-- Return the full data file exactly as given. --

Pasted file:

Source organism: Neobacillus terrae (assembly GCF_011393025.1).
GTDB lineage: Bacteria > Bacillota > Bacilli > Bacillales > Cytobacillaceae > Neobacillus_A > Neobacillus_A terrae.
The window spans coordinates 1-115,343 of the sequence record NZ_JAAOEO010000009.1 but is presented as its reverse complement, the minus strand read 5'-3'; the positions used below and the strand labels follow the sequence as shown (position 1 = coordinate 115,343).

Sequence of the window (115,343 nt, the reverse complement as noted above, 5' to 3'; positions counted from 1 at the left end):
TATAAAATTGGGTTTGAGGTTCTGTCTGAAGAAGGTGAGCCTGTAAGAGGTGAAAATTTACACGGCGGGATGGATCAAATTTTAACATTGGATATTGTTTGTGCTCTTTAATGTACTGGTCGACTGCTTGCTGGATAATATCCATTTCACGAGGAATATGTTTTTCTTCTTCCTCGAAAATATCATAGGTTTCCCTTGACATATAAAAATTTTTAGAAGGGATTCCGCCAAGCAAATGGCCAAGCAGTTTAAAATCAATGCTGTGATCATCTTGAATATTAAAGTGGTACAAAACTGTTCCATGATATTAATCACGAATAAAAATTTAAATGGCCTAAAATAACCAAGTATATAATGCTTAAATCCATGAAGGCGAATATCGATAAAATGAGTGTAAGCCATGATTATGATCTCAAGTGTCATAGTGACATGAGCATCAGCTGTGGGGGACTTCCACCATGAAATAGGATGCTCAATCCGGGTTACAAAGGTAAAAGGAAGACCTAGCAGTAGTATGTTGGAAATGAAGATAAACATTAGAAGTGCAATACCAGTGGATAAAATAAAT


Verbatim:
Source organism: Neobacillus terrae (assembly GCF_011393025.1).
GTDB lineage: Bacteria > Bacillota > Bacilli > Bacillales > Cytobacillaceae > Neobacillus_A > Neobacillus_A terrae.
The window spans coordinates 1-115,343 of the sequence record NZ_JAAOEO010000009.1 but is presented as its reverse complement, the minus strand read 5'-3'; the positions used below and the strand labels follow the sequence as shown (position 1 = coordinate 115,343).

Sequence of the window (115,343 nt, the reverse complement as noted above, 5' to 3'; positions counted from 1 at the left end):
TATAAAATTGGGTTTGAGGTTCTGTCTGAAGAAGGTGAGCCTGTAAGAGGTGAAAATTTACACGGCGGGATGGATCAAATTTTAACATTGGATATTGTTTGTGCTCTTTAATGTACTGGTCGACTGCTTGCTGGATAATATCCATTTCACGAGGAATATGTTTTTCTTCTTCCTCGAAAATATCATAGGTTTCCCTTGACATATAAAAATTTTTAGAAGGGATTCCGCCAAGCAAATGGCCAAGCAGTTTAAAATCAATGCTGTGATCATCTTGAATATTAAAGTGGTACAAAACTGTTCCATGATATTAATCACGAATAAAAATTTAAATGGCCTAAAATAACCAAGTATATAATGCTTAAATCCATGAAGGCGAATATCGATAAAATGAGTGTAAGCCATGATTATGATCTCAAGTGTCATAGTGACATGAGCATCAGCTGTGGGGGACTTCCACCATGAAATAGGATGCTCAATCCGGGTTACAAAGGTAAAAGGAAGACCTAGCAGTAGTATGTTGGAAATGAAGATAAACATTAGAAGTGCAATACCAGTGGATAAAATAAAT